Defendants argue, however, that this Court should exercise its discretion and dismiss the fifteen pendent state claims as bearing little relationship to the underlying ADEA claim. United Mine Workers of America v. Gibbs, 383 U.S. 715, 726-27, 16 L. Ed. 2d 218, 86 S. Ct. 1130 (1966) ("Gibbs ").
In Gibbs, the Supreme Court held that a federal court has the power to hear a pendent state claim if (a) the federal claim is substantial enough to confer subject matter jurisdiction on the court, and (b) the federal and state claims derive from a common nucleus of operative fact. Gibbs, supra, 383 U.S. at 725. Thus, clearly this Court has the power to decide plaintiff's state claims since the ADEA claim is substantial enough to confer jurisdiction on the Court, and since, arguably, the federal and state claims derive from the common nucleus of the parties' business and employment relationship.
The Gibbs Court stressed, however, that the mere existence of the power to hear state claims does not guarantee its exercise in every case:
It has consistently been recognized that pendent jurisdiction is a doctrine of discretion, not of plaintiff's right. Its justification lies in consideration of judicial economy, convenience and fairness to litigants; if these are not present a federal court should hesitate to exercise jurisdiction over state claims, even though bound to apply state law to them . . . . Needless decisions of state law should be avoided both as a matter of comity and to promote justice between the parties, by procuring for them a surer-footed reading of applicable law . . . . [I]f it appears that the state issues substantially predominate, whether in terms of proof, of the scope of the issues raised, or of the comprehensiveness of the remedy sought, the state claims may be dismissed without prejudice and left for resolution to state tribunals.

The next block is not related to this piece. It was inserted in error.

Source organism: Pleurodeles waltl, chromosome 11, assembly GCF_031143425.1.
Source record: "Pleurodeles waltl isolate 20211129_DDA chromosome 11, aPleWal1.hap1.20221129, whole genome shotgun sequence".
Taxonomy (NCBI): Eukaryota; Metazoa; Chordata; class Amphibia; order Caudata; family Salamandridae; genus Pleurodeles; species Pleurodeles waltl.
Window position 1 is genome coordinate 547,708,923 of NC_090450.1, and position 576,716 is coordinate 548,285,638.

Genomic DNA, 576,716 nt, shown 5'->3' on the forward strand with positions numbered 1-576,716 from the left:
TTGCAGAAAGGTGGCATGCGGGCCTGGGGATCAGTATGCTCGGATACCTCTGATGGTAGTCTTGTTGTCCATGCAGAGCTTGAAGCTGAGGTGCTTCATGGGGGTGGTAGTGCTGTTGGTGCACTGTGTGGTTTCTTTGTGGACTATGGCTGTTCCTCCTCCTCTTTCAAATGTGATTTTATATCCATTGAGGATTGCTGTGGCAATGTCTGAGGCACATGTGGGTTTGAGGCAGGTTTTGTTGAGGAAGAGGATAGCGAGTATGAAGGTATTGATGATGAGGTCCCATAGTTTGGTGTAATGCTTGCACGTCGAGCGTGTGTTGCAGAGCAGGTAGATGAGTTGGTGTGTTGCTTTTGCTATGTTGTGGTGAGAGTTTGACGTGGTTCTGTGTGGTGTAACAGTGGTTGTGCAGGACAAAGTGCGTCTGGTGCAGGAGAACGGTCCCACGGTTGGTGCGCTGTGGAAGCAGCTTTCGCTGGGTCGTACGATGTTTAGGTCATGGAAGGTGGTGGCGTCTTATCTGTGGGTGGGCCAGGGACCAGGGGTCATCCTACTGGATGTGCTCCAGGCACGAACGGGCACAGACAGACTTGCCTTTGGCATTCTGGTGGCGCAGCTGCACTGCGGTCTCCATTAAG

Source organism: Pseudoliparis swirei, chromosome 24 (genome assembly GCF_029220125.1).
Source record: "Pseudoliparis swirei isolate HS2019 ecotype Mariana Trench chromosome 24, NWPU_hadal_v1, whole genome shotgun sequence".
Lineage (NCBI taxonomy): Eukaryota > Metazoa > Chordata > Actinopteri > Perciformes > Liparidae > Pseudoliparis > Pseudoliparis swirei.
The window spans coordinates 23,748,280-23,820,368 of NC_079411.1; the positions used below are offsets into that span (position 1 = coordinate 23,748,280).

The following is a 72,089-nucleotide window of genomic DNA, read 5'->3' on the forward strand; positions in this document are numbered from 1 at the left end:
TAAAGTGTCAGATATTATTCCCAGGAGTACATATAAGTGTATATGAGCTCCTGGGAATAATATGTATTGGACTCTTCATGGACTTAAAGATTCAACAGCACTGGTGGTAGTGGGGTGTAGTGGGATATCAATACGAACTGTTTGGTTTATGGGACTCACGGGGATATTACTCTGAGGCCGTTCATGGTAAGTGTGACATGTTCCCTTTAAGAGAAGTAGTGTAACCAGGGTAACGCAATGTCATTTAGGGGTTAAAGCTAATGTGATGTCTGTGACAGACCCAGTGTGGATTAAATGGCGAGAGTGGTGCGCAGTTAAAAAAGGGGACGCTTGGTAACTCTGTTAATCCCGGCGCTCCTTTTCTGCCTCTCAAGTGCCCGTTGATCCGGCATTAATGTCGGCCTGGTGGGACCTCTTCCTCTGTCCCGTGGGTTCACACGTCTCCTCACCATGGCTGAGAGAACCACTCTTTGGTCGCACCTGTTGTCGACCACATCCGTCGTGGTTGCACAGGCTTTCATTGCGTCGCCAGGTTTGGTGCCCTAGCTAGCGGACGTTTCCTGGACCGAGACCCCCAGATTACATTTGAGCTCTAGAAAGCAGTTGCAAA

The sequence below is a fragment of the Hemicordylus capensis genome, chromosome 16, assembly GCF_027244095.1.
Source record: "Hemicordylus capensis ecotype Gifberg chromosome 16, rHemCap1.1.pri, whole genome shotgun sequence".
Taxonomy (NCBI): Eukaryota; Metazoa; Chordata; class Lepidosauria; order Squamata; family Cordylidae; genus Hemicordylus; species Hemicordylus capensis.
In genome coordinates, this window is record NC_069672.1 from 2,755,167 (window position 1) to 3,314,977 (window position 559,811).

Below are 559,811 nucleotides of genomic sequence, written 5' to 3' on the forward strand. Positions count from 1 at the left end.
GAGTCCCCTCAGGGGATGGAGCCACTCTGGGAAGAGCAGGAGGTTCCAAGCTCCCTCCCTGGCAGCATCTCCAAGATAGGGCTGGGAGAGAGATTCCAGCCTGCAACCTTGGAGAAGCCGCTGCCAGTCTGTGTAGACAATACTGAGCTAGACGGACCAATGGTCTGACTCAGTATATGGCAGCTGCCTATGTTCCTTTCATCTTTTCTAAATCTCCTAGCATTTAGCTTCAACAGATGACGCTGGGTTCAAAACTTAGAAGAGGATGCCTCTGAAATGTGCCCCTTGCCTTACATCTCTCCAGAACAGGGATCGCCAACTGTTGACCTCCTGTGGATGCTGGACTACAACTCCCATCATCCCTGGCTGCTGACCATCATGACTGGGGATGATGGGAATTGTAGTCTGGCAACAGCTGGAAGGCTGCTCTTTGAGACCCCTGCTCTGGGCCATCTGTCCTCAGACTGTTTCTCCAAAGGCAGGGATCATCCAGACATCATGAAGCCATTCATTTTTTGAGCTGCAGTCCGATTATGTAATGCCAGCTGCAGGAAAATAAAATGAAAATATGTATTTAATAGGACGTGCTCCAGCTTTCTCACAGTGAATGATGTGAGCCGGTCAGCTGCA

Gibbs, supra, 383 U.S. at 726. See Independent Bankers Association of New York State, Inc. v. Marine Midland Bank, N.A., 757 F.2d 453, 463-64 (2d Cir. 1985).
For the purpose of this analysis, plaintiff's claims can be divided into two broad categories. The first category, which includes plaintiff's claims of breach of employment contract (count 3), wrongful termination (count 4), intentional/negligent infliction of emotional distress (count 5), harassment (count 6) and fraud in the inducement (count 11), together with the claims seeking specific performance of the employment contract (counts 9 & 10), relates to plaintiff's employment relationship with the defendants and the alleged "constructive termination" of that relationship. Inasmuch as these claims are interrelated with the age discrimination claims, I find that, in the interest of judicial economy, convenience and fairness to the litigants, this Court should exercise its pendent jurisdiction over this category of claims. Cf. Birdwell v. Hazelwood School District, 491 F.2d 490, 495 (8th Cir. 1974).